A University of Auckland professor is to leave his job after an anti-Semitism row sparked by a letter he submitted to the Waikato Times.
Professor Scott Poynting compared an Israeli company employing Palestinians to a German company employing Jews. His letter read, “Thank you for explaining in your article how SodaStream generously provided work for Palestinians. I understand that IG Farben provided work for large number of Jews. Not that I have anything against Germans, mind you.”
The Farben factory referred to in the letter is notorious for making the gas used by the Nazis to exterminate Jews.
The commentary drew accusations of anti-Semitism from various groups and commentators, including the New Zealand Jewish Council and a fellow academic. One online group, Shalom.Kiwi wrote:
“Prof Scott Poynting is a scholar of hate crime at the University of Auckland. Sadly ironically, he is also the author of a sickening anti-Semitic letter to the Waikato Times on Nov 28th.
The letter is anti-Semitic primarily because it seeks to draw false parallels between Nazi Germany and Israel and is sickening as the Farben factory referred to in the letter is notorious for making the gas used by the Nazis to exterminate Jews. Such demonisation and delegitimization of Israel not only fails Sharansky’s ‘3-D’ test, the comparison is also explicitly part of the European working definition of anti-Semitism and the definition used by the US State department.”
University Vice-Chancellor Stuart McCutcheon sought to address complainants via a letter in which he detailed investigations had been undertaken.
The institution had found Poynting not guilty of professional misconduct though it had been suggested to Poynting he should write a second letter to the editor of the Waikato Times clarifying he was not intending to make anti-Semitic remarks, McCutcheon said.
Poynting had refused to write a clarification, so McCutcheon apologised on behalf of the educational institution.
“… I do acknowledge that the way in which Scott Poynting expressed himself caused considerable distress to many members of the community. On behalf of the University of Auckland, I offer my own sincere apologies for that distress,” McCutcheon wrote.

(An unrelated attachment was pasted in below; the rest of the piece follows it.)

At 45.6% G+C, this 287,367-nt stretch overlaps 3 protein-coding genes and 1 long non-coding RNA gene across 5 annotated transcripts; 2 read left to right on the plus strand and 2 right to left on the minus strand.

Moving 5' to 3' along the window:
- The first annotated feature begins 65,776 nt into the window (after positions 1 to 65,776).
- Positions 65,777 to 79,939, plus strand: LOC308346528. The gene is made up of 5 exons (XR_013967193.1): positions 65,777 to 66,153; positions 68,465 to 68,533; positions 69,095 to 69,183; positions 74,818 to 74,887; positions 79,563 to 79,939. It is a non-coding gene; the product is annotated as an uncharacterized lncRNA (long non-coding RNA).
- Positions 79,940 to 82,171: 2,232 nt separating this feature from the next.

However, the final line of McCutcheon’s letter saw the New Zealand Tertiary Education Union (TEU) wade into the debate.
“Professor Poynting’s employment with the University of Auckland concludes on 30 June 2016.”
TEU organiser Enzo Giodani clarified that Poynting was, in fact, retiring in June, as had always been the case.
The university, however, would not confirm the manner of his departure.
The union suggested the final line made it seem as though Poynting had been pressured to leave the university as a result of the fracas, he said. “The letter is misleadingly written. No action was taken against Scott Poynting”.
When questioned whether Poynting was retiring, the university said it had no further comment on this matter, other than what was in the letter was accurate.
The New Zealand Jewish Council was not satisfied with McCutcheon’s letter, either.
In a joint statement, New Zealand Jewish Council chairman Geoff Levy and president Stephen Goodman said they were still seeking an apology from Poynting, and wanted the University of Auckland to publicly distance itself from the remarks.
“The hateful views expressed by Professor Poynting in his letter to the Waikato Times have no place in New Zealand, let alone within our academic institutions. While it is reassuring to know that Poynting will not be working at the University of Auckland much longer, the private nature of the apology from Professor McCutcheon does not promote transparency or proper accountability.
“The New Zealand Jewish Council would have expected the University of Auckland to publicly distance itself from the views of Professor Poynting, as other universities have done in similar situations, rather than privately apologise for any distress caused.”